Running Length: 140 minutes

Trailer Review: Here

TMMM Score: (7.5/10)

Review: For all the unfettered glee I feel every time a new horror movie comes out, such as the recently released Annabelle Comes Home, and as much as I love a gooey creature feature like the upcoming Crawl, I must admit to experiencing an overwhelming bout of anxiety when staring down a screening like Midsommar. It’s not just because I knew it clocked in at nearly two and a half hours, either, but it’s something about films of this particular genre of horror that I find deeply unsettling. Watching what should be idyllic slowly turn into a nightmare with no escape is what I imagine it must feel like to be in a pot of water slowly brought to a roiling boil.

Though it feels like it’s been out longer, it’s only been a year since writer/director Ari Aster dealt his first major blow to my nerves with Hereditary. The 2018 jaw-dropper came out of the festival circuit with a great deal of buzz and mostly delivered on its promise of classy scares wrapped up in a family drama. Lead by an astoundingly terrific performance by Toni Collette, the movie only stumbled in its final moments. The first time I saw the film that final misstep was enough for me to dismiss it almost completely but revisiting it later and watching it with a more holistic view of the characters I found more to appreciate in Aster’s vision. I still really hated that ending, though.

My hope is that you haven’t been inundated with trailers for Midsommar yet and my advice is to avoid any additional previews or clips for the film before seeing it. That way, you can let the tension build at Aster’s pace and not be waiting for particular images or sequences you already know are coming. This is a deliberate movie that takes it’s time toying with the audience and I’m guessing that’s going to alienate the shifty moviegoer that expects a scare every ten minutes. Like Hereditary, Midsommar isn’t in any rush to reveal its secrets or play by a standard set of rules.   Also similar to Aster’s previous work, his sophomore film makes some strangely calculated missteps that have the completely wrong effect on the audience at the worst possible time.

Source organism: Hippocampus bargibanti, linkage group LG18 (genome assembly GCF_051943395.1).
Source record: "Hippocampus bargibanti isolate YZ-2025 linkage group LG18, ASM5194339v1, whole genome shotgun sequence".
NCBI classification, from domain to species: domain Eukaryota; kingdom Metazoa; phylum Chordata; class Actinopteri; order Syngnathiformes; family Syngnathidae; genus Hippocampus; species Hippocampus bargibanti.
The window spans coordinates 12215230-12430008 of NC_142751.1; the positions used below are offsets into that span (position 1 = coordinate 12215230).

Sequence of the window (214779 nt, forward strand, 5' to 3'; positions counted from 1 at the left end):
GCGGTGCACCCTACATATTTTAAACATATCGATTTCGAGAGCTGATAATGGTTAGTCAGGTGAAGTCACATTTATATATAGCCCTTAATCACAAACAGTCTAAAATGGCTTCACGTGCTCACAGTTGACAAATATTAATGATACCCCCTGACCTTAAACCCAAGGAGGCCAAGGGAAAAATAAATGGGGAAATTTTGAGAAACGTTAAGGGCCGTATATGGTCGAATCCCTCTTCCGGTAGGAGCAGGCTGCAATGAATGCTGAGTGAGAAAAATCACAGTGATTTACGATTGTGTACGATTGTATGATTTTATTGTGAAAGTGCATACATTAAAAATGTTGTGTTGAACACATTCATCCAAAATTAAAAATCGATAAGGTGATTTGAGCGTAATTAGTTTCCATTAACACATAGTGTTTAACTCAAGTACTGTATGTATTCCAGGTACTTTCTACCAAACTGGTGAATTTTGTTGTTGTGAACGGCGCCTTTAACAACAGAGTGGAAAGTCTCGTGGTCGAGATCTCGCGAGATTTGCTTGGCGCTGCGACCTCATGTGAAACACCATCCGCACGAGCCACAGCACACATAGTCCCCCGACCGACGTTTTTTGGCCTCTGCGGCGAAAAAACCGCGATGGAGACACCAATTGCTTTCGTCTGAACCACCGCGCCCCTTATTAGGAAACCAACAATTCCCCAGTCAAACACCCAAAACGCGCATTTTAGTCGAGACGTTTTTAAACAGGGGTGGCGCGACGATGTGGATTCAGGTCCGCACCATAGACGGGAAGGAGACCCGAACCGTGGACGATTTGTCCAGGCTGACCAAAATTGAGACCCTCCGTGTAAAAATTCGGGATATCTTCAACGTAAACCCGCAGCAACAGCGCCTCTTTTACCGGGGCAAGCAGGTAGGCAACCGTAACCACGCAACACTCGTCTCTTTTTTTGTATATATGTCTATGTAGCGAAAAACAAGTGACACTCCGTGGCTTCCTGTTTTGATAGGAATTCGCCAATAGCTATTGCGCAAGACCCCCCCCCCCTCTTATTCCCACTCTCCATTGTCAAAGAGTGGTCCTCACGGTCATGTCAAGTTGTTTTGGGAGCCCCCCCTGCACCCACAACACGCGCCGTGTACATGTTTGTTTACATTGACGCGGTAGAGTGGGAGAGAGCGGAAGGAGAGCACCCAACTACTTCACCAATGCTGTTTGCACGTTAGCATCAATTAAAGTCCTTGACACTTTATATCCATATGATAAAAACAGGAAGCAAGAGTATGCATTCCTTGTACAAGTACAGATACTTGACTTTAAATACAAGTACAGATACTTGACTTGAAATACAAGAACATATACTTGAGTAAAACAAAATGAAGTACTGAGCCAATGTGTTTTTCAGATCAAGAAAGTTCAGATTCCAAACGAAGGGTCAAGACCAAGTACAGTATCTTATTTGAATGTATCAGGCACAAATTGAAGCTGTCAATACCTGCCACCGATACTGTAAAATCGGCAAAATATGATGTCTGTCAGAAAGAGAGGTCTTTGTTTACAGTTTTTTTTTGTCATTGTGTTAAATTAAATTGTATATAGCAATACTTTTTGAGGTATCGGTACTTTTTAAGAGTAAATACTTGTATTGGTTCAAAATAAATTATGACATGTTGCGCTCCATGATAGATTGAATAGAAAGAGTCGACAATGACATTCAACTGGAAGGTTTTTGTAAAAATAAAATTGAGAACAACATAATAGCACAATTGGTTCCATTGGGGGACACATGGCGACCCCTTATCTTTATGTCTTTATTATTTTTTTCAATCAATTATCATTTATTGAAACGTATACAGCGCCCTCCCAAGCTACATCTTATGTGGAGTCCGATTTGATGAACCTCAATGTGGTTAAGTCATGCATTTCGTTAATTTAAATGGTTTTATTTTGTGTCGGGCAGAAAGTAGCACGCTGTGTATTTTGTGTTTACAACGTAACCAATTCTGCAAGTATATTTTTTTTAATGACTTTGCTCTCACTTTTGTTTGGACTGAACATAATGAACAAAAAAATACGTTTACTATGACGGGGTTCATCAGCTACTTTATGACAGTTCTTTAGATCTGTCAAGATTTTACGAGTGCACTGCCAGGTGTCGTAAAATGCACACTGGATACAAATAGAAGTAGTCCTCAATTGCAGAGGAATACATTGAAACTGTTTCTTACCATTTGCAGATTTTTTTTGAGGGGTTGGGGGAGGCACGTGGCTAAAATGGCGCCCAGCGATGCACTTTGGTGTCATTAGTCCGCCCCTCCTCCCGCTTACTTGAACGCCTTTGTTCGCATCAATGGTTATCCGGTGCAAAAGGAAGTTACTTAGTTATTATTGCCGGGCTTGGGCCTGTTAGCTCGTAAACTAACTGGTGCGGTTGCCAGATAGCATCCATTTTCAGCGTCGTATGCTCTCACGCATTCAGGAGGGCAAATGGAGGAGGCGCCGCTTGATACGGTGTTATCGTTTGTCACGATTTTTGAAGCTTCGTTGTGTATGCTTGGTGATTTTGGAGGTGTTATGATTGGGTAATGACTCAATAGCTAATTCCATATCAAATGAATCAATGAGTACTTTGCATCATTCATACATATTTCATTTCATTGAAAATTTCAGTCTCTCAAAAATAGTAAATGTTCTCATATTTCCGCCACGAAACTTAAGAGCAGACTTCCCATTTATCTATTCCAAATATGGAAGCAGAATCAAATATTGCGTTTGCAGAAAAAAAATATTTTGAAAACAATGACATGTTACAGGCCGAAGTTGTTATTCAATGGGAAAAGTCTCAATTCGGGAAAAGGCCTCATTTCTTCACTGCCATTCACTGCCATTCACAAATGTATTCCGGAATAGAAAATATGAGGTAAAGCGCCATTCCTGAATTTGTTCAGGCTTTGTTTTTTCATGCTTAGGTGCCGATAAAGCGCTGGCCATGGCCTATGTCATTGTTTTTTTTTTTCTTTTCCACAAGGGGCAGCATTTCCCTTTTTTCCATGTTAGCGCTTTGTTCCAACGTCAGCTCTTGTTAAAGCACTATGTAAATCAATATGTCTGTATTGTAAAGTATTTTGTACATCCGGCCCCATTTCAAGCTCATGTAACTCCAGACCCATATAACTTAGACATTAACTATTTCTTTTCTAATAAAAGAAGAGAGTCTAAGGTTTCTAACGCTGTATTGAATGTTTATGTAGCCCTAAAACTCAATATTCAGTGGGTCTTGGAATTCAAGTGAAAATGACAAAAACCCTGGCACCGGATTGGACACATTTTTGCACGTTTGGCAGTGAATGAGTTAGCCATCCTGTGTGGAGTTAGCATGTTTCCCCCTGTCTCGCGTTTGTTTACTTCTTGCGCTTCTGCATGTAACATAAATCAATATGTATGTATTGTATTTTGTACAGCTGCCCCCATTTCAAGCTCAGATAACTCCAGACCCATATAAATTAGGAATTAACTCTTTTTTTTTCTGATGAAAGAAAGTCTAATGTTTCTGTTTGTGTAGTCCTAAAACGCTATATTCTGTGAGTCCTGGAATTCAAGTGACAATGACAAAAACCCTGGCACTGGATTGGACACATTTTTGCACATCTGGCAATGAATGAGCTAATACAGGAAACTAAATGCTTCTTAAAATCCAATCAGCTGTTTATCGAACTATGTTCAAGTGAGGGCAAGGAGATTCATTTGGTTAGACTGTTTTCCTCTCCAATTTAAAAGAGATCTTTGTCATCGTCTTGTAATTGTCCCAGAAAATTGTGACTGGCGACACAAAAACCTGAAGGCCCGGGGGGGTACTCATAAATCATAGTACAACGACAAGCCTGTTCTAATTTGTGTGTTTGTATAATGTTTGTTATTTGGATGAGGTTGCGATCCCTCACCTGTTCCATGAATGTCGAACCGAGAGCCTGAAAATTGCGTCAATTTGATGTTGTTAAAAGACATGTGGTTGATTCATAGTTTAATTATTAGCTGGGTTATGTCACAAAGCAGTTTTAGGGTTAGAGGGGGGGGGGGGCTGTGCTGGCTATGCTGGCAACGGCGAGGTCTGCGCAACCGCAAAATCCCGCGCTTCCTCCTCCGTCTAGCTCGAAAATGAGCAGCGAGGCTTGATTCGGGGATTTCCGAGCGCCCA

Before the title card pops up, Aster has already given the audience a taste of the kind of emotional toll the movie will take. Still reeling from a recent trauma, Dani (Florence Pugh, The Commuter) is invited by her boyfriend Christian (Jack Reynor, On the Basis of Sex) to tag along on a summer trip to Sweden with his three friends. All are attending a midsummer festival in the remote village where Pelle (Vilhem Blomgren) grew up. Anthropology student Josh (William Jackson Harper, All Good Things) feels this is the perfect subject for his ongoing thesis while Mark (Will Poulter, We’re the Millers) is there for the girls and life experience. Already on the fringe for being seen as Christian’s emotionally troubled girlfriend, Dani’s presence adds a layer of fraught tension into what was to be a freewheeling trip of a lifetime.

Arriving in the commune as the nine day celebration is about to begin, the group is welcomed with open arms by the friendly folk and are eventually introduced to the culture and rules of the land. Right off the bat, the weirdness of the place is palpable but Aster wisely tempers that by having Dani and her friends not turn into crass, ugly Americans. Instead, they are presented as identifying the customs as strange but recognizing a cultural specificity they just might not understand immediately. This helps the audience, too, in accepting why the visitors don’t pack it up and hit the road the moment the first ominous event occurs.